Stereotactic radiosurgery for small brain metastases and implications regarding management with systemic therapy alone

Daniel Trifiletti, Colin Hill, Or Cohen-Inbar, Zhiyuan Xu, Jason P. Sheehan

Research output: Contribution to journalArticlepeer-review

3 Scopus citations


While stereotactic radiosurgery (SRS) has been shown effective in the management of brain metastases, small brain metastases (≤10 mm) can pose unique challenges. Our aim was to investigate the efficacy of SRS in the treatment of small brain metastases, as well as elucidate clinically relevant factors impacting local failure (LF). We utilized a large, single-institution cohort to perform a retrospective analysis of patients with brain metastases up to 1 cm in maximal dimension. Clinical and radiosurgical parameters were investigated for an association with LF and compared using a competing risk model to calculate cumulative incidence functions, with death and whole brain radiotherapy serving as competing risks. 1596 small brain metastases treated with SRS among 424 patients were included. Among these tumors, 33 developed LF during the follow-up period (2.4% at 12 months following SRS). Competing risk analysis demonstrated that LF was dependent on tumor size (0.7% if ≤2 mm and 3.0% if 2–10 mm at 12 months, p = 0.016). Other factors associated with increasing risk of LF were the decreasing margin dose, increasing maximal tumor diameter, volume, and radioresistant tumors (each p < 0.01). 22 tumors (0.78%) developed radiographic radiation necrosis following SRS, and this incidence did not differ by tumor size (≤2 mm and 2–10 mm, p = 0.200). This large analysis confirms that SRS remains an effective modality in treatment of small brain metastases. In light of the excellent local control and relatively low risk of toxicity, patients with small brain metastases who otherwise have a reasonable expected survival should be considered for radiosurgical management.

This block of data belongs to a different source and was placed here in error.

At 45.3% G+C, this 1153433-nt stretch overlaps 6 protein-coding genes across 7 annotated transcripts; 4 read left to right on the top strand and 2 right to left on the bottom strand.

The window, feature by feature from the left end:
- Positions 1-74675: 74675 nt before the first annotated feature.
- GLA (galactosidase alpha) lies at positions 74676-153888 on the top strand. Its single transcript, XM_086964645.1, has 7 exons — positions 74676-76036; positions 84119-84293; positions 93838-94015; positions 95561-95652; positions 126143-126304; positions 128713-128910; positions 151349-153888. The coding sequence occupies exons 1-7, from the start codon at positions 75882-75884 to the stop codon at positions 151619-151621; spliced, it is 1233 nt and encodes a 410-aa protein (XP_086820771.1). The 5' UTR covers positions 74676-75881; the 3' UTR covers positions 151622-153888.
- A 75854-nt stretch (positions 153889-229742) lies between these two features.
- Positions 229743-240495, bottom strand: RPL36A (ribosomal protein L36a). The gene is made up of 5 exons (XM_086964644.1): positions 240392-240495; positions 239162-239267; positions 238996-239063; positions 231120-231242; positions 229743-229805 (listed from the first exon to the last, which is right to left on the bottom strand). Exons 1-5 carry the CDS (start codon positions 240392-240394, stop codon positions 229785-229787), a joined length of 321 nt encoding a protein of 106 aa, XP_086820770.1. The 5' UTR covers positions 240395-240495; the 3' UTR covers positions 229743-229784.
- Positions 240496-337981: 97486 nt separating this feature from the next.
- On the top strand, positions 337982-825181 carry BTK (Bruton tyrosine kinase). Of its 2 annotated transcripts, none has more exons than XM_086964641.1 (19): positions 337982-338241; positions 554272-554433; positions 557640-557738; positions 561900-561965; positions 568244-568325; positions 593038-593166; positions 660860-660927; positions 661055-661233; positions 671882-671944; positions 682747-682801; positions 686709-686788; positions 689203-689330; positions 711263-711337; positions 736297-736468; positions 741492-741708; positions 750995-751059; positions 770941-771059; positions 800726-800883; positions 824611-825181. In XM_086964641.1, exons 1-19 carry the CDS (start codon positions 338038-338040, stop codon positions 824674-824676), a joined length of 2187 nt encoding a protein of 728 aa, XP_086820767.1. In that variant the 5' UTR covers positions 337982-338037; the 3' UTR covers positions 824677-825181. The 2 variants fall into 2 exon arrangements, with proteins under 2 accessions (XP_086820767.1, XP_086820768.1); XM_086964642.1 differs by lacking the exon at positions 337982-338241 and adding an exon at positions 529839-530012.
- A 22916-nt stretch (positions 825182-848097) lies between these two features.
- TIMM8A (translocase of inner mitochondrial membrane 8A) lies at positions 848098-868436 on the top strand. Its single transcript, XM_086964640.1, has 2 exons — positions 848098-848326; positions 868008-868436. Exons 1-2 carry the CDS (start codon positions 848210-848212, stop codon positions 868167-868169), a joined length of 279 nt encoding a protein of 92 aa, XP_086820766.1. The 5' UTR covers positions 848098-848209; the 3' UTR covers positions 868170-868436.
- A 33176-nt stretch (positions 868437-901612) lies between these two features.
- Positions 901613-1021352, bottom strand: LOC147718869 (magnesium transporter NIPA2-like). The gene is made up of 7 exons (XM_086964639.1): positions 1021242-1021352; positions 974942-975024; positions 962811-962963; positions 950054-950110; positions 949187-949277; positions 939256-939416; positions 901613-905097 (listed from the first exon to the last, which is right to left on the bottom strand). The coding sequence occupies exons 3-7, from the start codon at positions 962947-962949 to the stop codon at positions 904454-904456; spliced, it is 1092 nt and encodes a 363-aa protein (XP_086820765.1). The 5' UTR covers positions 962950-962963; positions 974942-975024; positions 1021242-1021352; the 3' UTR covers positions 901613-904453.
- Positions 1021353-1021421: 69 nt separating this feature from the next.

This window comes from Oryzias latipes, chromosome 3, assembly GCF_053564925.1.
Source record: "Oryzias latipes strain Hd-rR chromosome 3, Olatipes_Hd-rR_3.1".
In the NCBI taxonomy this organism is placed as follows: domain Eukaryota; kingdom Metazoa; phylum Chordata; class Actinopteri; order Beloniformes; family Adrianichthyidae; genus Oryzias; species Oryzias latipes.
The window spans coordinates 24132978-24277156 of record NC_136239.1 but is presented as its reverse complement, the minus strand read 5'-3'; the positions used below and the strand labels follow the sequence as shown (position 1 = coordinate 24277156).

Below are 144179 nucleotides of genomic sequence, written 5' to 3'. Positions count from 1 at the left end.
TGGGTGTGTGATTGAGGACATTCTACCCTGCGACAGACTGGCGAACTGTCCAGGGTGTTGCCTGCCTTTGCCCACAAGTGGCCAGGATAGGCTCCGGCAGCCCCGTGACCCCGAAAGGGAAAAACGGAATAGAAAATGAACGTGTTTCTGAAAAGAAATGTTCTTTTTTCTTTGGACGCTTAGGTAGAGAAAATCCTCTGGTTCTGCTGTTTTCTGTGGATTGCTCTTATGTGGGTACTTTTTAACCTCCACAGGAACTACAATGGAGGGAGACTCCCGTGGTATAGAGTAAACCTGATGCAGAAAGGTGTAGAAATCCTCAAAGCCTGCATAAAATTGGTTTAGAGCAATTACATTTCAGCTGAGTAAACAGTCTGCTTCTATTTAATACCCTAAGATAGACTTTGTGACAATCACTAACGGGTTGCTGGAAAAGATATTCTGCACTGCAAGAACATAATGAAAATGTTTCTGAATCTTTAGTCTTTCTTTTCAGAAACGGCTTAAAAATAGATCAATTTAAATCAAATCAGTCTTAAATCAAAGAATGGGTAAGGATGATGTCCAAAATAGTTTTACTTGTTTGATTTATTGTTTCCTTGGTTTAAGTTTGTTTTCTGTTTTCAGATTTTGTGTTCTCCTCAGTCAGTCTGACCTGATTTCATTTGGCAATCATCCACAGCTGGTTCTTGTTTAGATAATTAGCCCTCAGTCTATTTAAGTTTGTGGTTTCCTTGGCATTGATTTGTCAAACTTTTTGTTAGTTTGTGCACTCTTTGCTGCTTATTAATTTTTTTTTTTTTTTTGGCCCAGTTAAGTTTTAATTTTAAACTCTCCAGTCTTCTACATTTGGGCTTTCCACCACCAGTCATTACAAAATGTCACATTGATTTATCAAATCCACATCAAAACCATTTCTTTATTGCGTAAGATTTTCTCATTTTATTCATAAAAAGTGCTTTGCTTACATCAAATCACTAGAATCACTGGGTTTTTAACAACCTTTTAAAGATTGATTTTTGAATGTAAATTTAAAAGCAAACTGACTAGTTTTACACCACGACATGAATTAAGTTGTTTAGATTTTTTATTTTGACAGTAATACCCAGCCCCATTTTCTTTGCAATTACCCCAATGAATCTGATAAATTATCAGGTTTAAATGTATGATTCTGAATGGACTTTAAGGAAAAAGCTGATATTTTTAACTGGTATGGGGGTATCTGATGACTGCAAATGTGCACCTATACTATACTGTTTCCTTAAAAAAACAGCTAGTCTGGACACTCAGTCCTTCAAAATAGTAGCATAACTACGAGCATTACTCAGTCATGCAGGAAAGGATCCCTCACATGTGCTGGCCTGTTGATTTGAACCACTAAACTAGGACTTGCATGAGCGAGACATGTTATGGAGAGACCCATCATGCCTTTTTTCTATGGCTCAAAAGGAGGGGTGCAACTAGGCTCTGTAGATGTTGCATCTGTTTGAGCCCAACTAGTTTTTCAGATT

Original languageEnglish (US)
Pages (from-to)289-296
Number of pages8
JournalJournal of neuro-oncology
Issue number2
StatePublished - Sep 1 2017
Externally publishedYes


  • Brain
  • Gamma knife
  • Metastasis
  • Radiosurgery
  • Size
  • Small

ASJC Scopus subject areas

  • Oncology
  • Neurology
  • Clinical Neurology
  • Cancer Research


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